Ian Western, Solution Architect at Cerillion, looks at the role User Experience (UX) has in achieving that all important Customer Experience (CX).
Have you ever thought that to deliver a software application all you need is to write a list of business requirements and then develop the code to satisfy each requirement in turn? Should be easy, right? Wrong. Even something as apparently straightforward as buying one or more products from a simple website list can pose many challenges.
We’ve all faced the frustration of shopping online when you are guided to the crucial payment screen only to find that you can no longer see what you are paying for. Or perhaps this isn’t the final payment screen and there will be a confirmation page before my order is finally submitted? With uncertainty as part of the buying process, the chances are you will cancel the order and shop elsewhere.
Any user interface, whether on the web or in an Enterprise Application environment, can provide functionality according to system requirements, but when it comes to good references and repeated sales, it is user experience
that counts. A good user experience providing ease of use, results in increased efficiency, simpler staff training, and end-user enjoyment. This produces a positive effect for the end-customer experience, with consistency of service quality and a quick resolution to a wide range of issues and tasks.
User Experience (UX) has become big business, with a whole ecosystem of consultancies, associations, conferences and publications, all dedicated to making a wide range of complex technology systems intuitive and enjoyable for the user.
A key building block of UX design is the use of mental models
– what does the user expect
to happen? For example, how often do doors open in the way you anticipate? The same applies to Enterprise Applications – learned behaviour often dictates the way users expect systems to work. Adding to this the client’s actual functional requirement of the system, designers come up with a proposed solution.
UX design methodologies also use the psychology of end users to produce the most ‘pleasant’ result possible. The user journey is key: the least amount of work needed to get the result
; providing users with only the information they need; providing default values for each user and the ability for the user to change their own defaults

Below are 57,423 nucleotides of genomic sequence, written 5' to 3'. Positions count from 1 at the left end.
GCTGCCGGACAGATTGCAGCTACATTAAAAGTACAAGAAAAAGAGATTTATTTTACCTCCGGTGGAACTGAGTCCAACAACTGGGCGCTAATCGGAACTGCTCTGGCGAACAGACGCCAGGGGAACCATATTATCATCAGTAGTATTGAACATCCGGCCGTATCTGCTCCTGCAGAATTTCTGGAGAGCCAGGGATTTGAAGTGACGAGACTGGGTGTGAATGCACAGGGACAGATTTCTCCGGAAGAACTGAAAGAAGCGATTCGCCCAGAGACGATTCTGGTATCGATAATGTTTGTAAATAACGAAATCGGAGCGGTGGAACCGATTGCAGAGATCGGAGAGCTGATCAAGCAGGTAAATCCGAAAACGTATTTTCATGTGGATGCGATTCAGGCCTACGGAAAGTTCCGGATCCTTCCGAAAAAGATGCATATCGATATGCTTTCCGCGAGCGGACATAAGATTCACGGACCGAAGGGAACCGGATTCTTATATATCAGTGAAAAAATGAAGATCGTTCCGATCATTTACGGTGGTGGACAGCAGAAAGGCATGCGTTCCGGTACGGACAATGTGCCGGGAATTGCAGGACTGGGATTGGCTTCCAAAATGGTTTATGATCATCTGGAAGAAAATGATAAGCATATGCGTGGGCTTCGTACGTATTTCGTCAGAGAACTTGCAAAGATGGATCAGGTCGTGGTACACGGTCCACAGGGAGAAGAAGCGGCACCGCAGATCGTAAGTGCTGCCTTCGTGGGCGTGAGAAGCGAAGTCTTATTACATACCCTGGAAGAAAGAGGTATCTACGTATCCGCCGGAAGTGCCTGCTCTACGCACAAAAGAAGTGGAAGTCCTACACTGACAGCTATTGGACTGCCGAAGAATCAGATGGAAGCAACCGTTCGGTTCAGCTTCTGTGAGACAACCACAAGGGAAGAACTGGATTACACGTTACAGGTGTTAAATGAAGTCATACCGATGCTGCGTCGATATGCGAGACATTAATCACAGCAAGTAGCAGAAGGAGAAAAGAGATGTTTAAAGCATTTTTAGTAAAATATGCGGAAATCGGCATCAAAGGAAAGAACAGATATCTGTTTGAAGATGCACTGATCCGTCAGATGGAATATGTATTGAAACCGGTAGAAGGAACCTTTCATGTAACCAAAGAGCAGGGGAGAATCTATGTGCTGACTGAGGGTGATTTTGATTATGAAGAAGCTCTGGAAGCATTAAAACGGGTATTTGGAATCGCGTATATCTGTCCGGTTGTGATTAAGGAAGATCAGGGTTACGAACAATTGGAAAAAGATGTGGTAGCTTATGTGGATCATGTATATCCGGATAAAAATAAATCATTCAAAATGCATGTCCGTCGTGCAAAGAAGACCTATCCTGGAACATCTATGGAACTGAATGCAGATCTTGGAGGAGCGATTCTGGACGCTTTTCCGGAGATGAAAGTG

Furthermore, anticipating user errors is a crucial part of the user experience, making it easy to undo where required, with confirmation boxes if the user’s actions will be final. And just as importantly, if there is something going on in the background before the user’s next step, inform the user what is going on, and that the system hasn’t crashed. Feedback from the client users themselves provides valuable inputs to the user interface design process. In addition, clear fonts and colours all enhance the experience further.
Here at Cerillion, we have continued to invest in usability improvements to our software applications and have seen the positive impact this has had on the user experience. Not only has the enhanced CRM Plus module enabled streamlining of key business processes and more productive call centre users, but the application has become more attractive and accessible to a wider range of Enterprise users.
The field of UX design and methodology has never been so important to differentiate from the competition. The ever changing technology of user interfaces including touchscreens, smartphones, HD and 3D technology, motion detection and augmented reality, all provide new and exciting ways to interact with computer systems, with game-play now frequently introduced to further liven the user’s experience.
But not everyone gets it right either. Microsoft’s new Surface RT tablet and the Windows 8 OS have been heavily criticised for significant usability problems, not least in this review from Nielsen Norman Group
. Contrast this with a study of The $300 Million Button
which shows how even the smallest of changes can make a massive difference to the user experience, and in this particular case company revenue.
So if you just want to get a system delivered, you can design it against a simple list of business requirements, but for real long term benefits, revenues and reputation, you must bring on board the users and end-consumers, and make them stakeholders in the whole design lifecycle.
Experience Cerillion’s user interface for yourself, by visiting us at the Mobile World Congress in Barcelona, 25-28th February 2013, Hall 7 Stand 7G104.